આજ નો દિવસ : વિક્રમ સંવત   ૨૦૭૩  ( નેમિસૂરિ સંવત  ૬૮ )  આસો સુદ બીજ શુક્રવાર   Dt: 22-09-2017



જીવન માં જે વાત ભૂખ્યું પેટ અને ખાલી ખિસ્સું શીખવે છે, તે વાત કોઈ શિક્ષક પણ ના શીખવી શકે

Origin of Jainism

May the entire universe attain bliss,
May all beings be oriented to the interest of others,
Let all faults be eliminated and
May people be happy everywhere.
Jain Verse
 

May all persons be happy,
May all be disease free,
May all attain well being and
Let no one be overtaken by miseries.
Hindu Verse

 

Every living being desires happiness and endeavors to avoid pain and suffering.  The question is how these objectives can be achieved.  Generally, a person will feel happy if he gets whatever he desires and can avoid everything that he does not like.  However, situations do occur, which are not in his interest or do not conform to his liking.  Even in favorable situations it is not always within his power to prolong the situation.  Every situation changes and a person feels miserable when the new situation is not to his liking.  Moreover, desires and likes or dislikes of all beings are not identical.  What one person loves may be of utter distaste to another.  It is therefore impossible that everything can happen to everyone’s taste.  Viewed in this light, it would seem that there couldn’t possibly be a way for making everyone happy.

Fortunately, however, there is a way.  Two verses, one each from Jain and Hindu traditions quoted above, address that way.  It should be noted that they have identical meanings.  Both of them convey the same message of well being for all, for the whole universe, and for the elimination of evil.  Shraman (Jain, Buddhist) and Vedic (Hindu) traditions have flourished together; both have borrowed from and influenced ideologies of the other.  It is therefore not surprising that Jain scholars have time and again insisted on the study of not only Jainism, but also the six schools of thought prevalent in India and collectively known as Shad-darshan.  Broadly classified, they are known as Vedic and Shramantraditions, both having originated from the same Indo-Aryan culture.  Both of them have addressed the subject of universal happiness and have discovered that the way to universal happiness is to wish and act for happiness and well being for all.  If every one acts accordingly, the world can turn into paradise and there would not be any misery; at least man-made misery would come to an end.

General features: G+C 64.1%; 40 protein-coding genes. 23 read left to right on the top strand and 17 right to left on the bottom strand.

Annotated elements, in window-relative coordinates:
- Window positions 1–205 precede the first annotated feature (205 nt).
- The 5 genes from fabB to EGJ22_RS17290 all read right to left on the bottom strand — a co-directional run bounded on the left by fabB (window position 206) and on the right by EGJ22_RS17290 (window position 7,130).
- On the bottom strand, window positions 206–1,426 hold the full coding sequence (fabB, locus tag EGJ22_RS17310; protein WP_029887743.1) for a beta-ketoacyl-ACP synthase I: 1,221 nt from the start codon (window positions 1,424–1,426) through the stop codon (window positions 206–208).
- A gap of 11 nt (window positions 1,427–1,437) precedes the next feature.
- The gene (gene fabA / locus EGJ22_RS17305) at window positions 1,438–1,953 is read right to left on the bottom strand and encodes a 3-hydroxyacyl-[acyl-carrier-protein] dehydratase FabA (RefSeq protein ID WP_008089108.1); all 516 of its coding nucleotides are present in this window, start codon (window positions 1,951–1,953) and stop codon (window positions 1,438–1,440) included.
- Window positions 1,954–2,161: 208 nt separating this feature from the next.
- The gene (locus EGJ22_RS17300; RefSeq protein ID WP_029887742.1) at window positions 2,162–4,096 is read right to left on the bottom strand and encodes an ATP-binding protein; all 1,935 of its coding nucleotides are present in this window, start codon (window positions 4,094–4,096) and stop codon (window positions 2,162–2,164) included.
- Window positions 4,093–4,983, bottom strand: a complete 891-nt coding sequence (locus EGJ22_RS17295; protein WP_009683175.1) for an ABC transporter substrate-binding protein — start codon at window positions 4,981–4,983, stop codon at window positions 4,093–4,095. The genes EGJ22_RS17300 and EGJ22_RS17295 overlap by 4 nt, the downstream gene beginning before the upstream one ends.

Indian philosophies go beyond seeking happiness in this life.  Almost all of them believe in the existence of an eternal soul and in a continually changing pattern of every thing else.  Therefore, they seek happiness that lasts beyond the present life.  Their ultimate goal is to present the path of liberation leading to the termination of the cycle of life and death.  However, as long as we are not liberated, their approach is to seek continuing happiness.  The above two verses therefore urge everyone to look earnestly for the well being of all others, to stay meritorious in this life to be sure of reaping fruits of their merits in subsequent lives.

When one talks of religion, the question may arise, ‘Why do we bother about religion? Could we not be happy in this life without worrying about religion?’ One may be healthy, have a loving spouse and children that they love, have plenty of money, and possess all the amenities that one needs.  What more is religion going to offer?